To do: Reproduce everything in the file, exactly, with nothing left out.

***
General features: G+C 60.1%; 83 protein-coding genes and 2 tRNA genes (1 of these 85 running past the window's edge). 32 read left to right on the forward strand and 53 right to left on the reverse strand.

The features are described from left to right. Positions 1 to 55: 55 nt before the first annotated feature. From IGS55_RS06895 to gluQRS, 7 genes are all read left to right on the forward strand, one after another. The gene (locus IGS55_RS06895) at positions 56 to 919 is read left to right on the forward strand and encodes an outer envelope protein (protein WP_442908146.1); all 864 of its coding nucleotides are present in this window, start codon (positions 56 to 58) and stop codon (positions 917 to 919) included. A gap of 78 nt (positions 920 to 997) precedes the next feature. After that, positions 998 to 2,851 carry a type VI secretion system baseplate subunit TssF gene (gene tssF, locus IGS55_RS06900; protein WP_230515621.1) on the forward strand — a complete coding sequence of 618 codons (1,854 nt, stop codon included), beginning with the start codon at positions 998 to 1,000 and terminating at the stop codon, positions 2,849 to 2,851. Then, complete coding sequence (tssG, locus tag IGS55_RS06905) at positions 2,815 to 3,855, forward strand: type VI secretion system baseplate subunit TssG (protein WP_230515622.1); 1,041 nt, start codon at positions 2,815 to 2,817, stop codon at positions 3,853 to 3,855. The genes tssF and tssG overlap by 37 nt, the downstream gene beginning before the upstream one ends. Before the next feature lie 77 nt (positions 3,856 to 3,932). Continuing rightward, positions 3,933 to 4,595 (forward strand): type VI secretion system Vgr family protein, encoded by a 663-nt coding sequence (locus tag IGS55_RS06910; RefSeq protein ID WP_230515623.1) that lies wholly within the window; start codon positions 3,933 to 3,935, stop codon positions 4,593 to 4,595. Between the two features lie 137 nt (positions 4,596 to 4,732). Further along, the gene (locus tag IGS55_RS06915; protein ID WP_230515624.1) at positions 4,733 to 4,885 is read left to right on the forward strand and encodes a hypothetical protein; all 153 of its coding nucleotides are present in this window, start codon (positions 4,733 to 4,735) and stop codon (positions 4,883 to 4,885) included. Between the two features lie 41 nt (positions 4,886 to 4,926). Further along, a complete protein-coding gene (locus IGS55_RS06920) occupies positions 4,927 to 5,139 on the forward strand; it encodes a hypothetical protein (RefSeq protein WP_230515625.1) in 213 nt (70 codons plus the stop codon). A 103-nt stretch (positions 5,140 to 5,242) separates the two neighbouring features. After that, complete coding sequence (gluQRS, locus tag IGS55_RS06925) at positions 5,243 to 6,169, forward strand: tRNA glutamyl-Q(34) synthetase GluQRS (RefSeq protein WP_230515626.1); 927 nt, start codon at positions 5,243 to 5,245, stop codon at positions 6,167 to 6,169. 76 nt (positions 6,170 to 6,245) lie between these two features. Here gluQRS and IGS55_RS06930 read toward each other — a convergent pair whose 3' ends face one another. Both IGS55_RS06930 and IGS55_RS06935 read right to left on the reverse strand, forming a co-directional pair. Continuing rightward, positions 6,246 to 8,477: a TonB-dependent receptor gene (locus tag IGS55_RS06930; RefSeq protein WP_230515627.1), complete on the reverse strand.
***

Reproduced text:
General features: G+C 60.1%; 83 protein-coding genes and 2 tRNA genes (1 of these 85 running past the window's edge). 32 read left to right on the forward strand and 53 right to left on the reverse strand.

The features are described from left to right. Positions 1 to 55: 55 nt before the first annotated feature. From IGS55_RS06895 to gluQRS, 7 genes are all read left to right on the forward strand, one after another. The gene (locus IGS55_RS06895) at positions 56 to 919 is read left to right on the forward strand and encodes an outer envelope protein (protein WP_442908146.1); all 864 of its coding nucleotides are present in this window, start codon (positions 56 to 58) and stop codon (positions 917 to 919) included. A gap of 78 nt (positions 920 to 997) precedes the next feature. After that, positions 998 to 2,851 carry a type VI secretion system baseplate subunit TssF gene (gene tssF, locus IGS55_RS06900; protein WP_230515621.1) on the forward strand — a complete coding sequence of 618 codons (1,854 nt, stop codon included), beginning with the start codon at positions 998 to 1,000 and terminating at the stop codon, positions 2,849 to 2,851. Then, complete coding sequence (tssG, locus tag IGS55_RS06905) at positions 2,815 to 3,855, forward strand: type VI secretion system baseplate subunit TssG (protein WP_230515622.1); 1,041 nt, start codon at positions 2,815 to 2,817, stop codon at positions 3,853 to 3,855. The genes tssF and tssG overlap by 37 nt, the downstream gene beginning before the upstream one ends. Before the next feature lie 77 nt (positions 3,856 to 3,932). Continuing rightward, positions 3,933 to 4,595 (forward strand): type VI secretion system Vgr family protein, encoded by a 663-nt coding sequence (locus tag IGS55_RS06910; RefSeq protein ID WP_230515623.1) that lies wholly within the window; start codon positions 3,933 to 3,935, stop codon positions 4,593 to 4,595. Between the two features lie 137 nt (positions 4,596 to 4,732). Further along, the gene (locus tag IGS55_RS06915; protein ID WP_230515624.1) at positions 4,733 to 4,885 is read left to right on the forward strand and encodes a hypothetical protein; all 153 of its coding nucleotides are present in this window, start codon (positions 4,733 to 4,735) and stop codon (positions 4,883 to 4,885) included. Between the two features lie 41 nt (positions 4,886 to 4,926). Further along, a complete protein-coding gene (locus IGS55_RS06920) occupies positions 4,927 to 5,139 on the forward strand; it encodes a hypothetical protein (RefSeq protein WP_230515625.1) in 213 nt (70 codons plus the stop codon). A 103-nt stretch (positions 5,140 to 5,242) separates the two neighbouring features. After that, complete coding sequence (gluQRS, locus tag IGS55_RS06925) at positions 5,243 to 6,169, forward strand: tRNA glutamyl-Q(34) synthetase GluQRS (RefSeq protein WP_230515626.1); 927 nt, start codon at positions 5,243 to 5,245, stop codon at positions 6,167 to 6,169. 76 nt (positions 6,170 to 6,245) lie between these two features. Here gluQRS and IGS55_RS06930 read toward each other — a convergent pair whose 3' ends face one another. Both IGS55_RS06930 and IGS55_RS06935 read right to left on the reverse strand, forming a co-directional pair. Continuing rightward, positions 6,246 to 8,477: a TonB-dependent receptor gene (locus tag IGS55_RS06930; RefSeq protein WP_230515627.1), complete on the reverse strand.